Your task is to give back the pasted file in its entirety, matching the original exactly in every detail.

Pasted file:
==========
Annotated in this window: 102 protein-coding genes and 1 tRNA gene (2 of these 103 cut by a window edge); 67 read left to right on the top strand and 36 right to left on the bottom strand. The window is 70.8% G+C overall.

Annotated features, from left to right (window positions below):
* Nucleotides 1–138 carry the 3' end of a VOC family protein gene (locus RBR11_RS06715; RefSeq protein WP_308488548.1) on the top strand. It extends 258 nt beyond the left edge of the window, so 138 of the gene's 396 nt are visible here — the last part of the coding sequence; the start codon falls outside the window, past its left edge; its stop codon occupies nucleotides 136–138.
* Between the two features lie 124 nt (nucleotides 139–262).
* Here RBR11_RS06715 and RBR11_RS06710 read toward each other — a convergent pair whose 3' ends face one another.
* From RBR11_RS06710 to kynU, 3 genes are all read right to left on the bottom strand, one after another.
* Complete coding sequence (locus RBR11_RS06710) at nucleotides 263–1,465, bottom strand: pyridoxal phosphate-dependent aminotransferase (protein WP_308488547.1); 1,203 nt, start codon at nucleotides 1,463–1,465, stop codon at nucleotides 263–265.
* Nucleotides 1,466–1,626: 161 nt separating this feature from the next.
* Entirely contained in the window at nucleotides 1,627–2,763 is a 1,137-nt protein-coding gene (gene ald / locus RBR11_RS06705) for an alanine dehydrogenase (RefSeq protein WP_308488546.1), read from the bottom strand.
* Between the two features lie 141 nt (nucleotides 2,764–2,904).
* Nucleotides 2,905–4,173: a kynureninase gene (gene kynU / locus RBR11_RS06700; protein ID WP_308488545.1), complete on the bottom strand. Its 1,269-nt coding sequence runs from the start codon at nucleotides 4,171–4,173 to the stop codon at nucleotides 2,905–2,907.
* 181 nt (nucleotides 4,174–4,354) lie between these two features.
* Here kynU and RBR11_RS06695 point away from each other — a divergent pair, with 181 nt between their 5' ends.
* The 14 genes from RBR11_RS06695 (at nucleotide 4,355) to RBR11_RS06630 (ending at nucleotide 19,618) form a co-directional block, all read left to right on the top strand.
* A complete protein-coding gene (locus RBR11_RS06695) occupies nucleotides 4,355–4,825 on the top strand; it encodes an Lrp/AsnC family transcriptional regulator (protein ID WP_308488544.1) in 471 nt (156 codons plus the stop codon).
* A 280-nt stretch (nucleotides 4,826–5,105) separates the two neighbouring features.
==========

Annotated in this window: 102 protein-coding genes and 1 tRNA gene (2 of these 103 cut by a window edge); 67 read left to right on the top strand and 36 right to left on the bottom strand. The window is 70.8% G+C overall.

Annotated features, from left to right (window positions below):
* Nucleotides 1–138 carry the 3' end of a VOC family protein gene (locus RBR11_RS06715; RefSeq protein WP_308488548.1) on the top strand. It extends 258 nt beyond the left edge of the window, so 138 of the gene's 396 nt are visible here — the last part of the coding sequence; the start codon falls outside the window, past its left edge; its stop codon occupies nucleotides 136–138.
* Between the two features lie 124 nt (nucleotides 139–262).
* Here RBR11_RS06715 and RBR11_RS06710 read toward each other — a convergent pair whose 3' ends face one another.
* From RBR11_RS06710 to kynU, 3 genes are all read right to left on the bottom strand, one after another.
* Complete coding sequence (locus RBR11_RS06710) at nucleotides 263–1,465, bottom strand: pyridoxal phosphate-dependent aminotransferase (protein WP_308488547.1); 1,203 nt, start codon at nucleotides 1,463–1,465, stop codon at nucleotides 263–265.
* Nucleotides 1,466–1,626: 161 nt separating this feature from the next.
* Entirely contained in the window at nucleotides 1,627–2,763 is a 1,137-nt protein-coding gene (gene ald / locus RBR11_RS06705) for an alanine dehydrogenase (RefSeq protein WP_308488546.1), read from the bottom strand.
* Between the two features lie 141 nt (nucleotides 2,764–2,904).
* Nucleotides 2,905–4,173: a kynureninase gene (gene kynU / locus RBR11_RS06700; protein ID WP_308488545.1), complete on the bottom strand. Its 1,269-nt coding sequence runs from the start codon at nucleotides 4,171–4,173 to the stop codon at nucleotides 2,905–2,907.
* 181 nt (nucleotides 4,174–4,354) lie between these two features.
* Here kynU and RBR11_RS06695 point away from each other — a divergent pair, with 181 nt between their 5' ends.
* The 14 genes from RBR11_RS06695 (at nucleotide 4,355) to RBR11_RS06630 (ending at nucleotide 19,618) form a co-directional block, all read left to right on the top strand.
* A complete protein-coding gene (locus RBR11_RS06695) occupies nucleotides 4,355–4,825 on the top strand; it encodes an Lrp/AsnC family transcriptional regulator (protein ID WP_308488544.1) in 471 nt (156 codons plus the stop codon).
* A 280-nt stretch (nucleotides 4,826–5,105) separates the two neighbouring features.